At left tackle there is newness as well, as after a two-week experiment at right tackle, redshirt freshman Derwin Gray is back at his natural spot backing up starter Michael Dunn. Despite some early mistakes, it is critical both Gray and Prince, on the right side at tackle, gain more valuable reps after slow starts to the season mostly due to injuries. 
But starter Dunn's back remains a point of concern, while the freshmen former four and five-star All Americans Gray and Prince need to start ramping up sooner than later, as they represent the future on a still problematic line that needs to keep moving forward. Sophomore JaJuan Dulaney, a former three-star out of Georgia who has done little to convince Terps coaches he is ready to be a contributor, this week finds himself the No. 2 right tackle behind Prince. Its time he steps up as well, and maybe the coaching change at College Park will help spark his energy and focus onto bigger and better things for a talent Maryland once had very high hopes for.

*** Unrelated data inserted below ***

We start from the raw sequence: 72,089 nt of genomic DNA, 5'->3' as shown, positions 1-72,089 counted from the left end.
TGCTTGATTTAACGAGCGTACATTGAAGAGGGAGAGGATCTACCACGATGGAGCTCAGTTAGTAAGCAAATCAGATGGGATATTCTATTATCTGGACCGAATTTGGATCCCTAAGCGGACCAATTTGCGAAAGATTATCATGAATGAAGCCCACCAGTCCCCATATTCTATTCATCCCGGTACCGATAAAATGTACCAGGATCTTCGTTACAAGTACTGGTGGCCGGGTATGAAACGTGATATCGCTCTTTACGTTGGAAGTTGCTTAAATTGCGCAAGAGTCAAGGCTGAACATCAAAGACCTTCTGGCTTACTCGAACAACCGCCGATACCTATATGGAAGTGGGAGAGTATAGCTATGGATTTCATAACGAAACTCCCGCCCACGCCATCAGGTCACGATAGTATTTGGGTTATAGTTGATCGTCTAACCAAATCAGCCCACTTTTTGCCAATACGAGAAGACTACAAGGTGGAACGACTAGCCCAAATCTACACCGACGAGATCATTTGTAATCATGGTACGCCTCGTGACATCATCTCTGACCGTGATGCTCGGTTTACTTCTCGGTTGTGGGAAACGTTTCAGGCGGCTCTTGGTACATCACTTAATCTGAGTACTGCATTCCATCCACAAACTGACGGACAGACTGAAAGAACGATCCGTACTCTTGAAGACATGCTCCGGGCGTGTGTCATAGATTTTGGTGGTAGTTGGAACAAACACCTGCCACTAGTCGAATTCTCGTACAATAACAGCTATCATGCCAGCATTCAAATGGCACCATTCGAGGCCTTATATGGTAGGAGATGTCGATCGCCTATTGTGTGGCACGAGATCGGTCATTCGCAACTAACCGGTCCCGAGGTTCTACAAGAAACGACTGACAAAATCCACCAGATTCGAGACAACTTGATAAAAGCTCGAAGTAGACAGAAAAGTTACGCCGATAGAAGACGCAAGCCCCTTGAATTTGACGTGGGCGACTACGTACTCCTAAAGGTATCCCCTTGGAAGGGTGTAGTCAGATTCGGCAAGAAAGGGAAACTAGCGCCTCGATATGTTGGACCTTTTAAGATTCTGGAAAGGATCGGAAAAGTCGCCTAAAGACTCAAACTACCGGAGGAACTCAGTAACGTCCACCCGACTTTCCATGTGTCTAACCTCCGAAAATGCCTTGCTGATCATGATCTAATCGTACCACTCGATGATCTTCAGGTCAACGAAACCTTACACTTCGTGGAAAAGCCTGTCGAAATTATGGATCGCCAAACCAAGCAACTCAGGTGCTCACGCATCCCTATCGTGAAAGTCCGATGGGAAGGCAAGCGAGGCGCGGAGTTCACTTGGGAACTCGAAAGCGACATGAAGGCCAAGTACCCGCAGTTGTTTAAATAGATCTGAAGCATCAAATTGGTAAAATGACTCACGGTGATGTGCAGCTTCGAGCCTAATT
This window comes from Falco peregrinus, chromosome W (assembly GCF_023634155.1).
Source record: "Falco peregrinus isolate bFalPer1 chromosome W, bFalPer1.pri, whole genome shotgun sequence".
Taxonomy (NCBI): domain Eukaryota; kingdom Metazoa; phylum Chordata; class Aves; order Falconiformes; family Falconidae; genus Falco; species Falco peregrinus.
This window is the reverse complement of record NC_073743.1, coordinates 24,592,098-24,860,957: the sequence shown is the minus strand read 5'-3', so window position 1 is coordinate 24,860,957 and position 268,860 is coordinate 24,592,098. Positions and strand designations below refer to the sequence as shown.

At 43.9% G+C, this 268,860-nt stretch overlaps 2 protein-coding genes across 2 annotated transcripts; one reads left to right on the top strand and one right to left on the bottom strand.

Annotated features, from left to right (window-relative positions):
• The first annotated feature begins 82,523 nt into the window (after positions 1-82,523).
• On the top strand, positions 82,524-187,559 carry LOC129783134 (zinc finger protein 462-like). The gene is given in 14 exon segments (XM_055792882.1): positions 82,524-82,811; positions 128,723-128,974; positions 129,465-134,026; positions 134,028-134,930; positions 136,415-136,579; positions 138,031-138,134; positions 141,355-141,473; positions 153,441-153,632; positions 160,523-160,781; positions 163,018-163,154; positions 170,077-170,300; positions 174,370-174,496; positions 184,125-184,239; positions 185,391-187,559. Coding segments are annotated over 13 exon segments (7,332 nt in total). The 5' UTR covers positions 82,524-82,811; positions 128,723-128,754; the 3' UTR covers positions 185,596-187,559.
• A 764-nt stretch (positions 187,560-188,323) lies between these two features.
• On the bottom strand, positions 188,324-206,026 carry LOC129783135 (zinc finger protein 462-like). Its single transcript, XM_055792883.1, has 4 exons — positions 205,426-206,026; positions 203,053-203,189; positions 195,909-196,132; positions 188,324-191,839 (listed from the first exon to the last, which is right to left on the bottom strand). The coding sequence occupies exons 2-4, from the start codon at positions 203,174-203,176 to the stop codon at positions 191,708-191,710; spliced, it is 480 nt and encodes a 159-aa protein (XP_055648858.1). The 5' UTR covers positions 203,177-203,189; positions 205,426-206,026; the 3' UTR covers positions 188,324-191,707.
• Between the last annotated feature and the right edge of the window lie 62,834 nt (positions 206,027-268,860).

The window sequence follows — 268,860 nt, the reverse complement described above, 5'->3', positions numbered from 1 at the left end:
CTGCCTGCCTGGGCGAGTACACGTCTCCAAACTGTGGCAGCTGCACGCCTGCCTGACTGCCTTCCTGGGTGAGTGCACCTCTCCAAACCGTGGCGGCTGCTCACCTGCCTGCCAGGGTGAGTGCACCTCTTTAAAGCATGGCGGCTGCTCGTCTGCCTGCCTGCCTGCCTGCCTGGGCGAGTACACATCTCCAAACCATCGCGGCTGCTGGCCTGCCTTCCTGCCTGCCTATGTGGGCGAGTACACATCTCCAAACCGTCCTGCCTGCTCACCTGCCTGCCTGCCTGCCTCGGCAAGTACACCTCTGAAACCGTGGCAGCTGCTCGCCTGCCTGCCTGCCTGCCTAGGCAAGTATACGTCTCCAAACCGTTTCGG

But as Penn State week begins, what better way to start things than with a former four-star out of Gilman (who Maryland and Penn State butt heads year-in-and-year-out in recruiting), finding his way again as a Terrapin. And a way that could impact the game-plan keenly starting this weekend. 
Locksley spoke last week of getting more players involved on both sides of the ball and "having more fun," and the shakeup continues. And who would have thought Maryland's top two quarterback options would be former all-state/all American wrestlers. Hills and Cockerille define "tough guy," and hopefully Maryland can ride their grit to a few more victories this season. It's maybe not the most ideal look, but clearly Maryland's most viable now as the Locksley tenure begins.  
In the spring things got very heated between Locksley and Cockerille during the change and move to fullback. But late last week the two apparently had a long, productive meeting of the minds as they, and the Terrapins, forge ahead in this new future of Maryland football, which could get intriguing starting this weekend in Baltimore.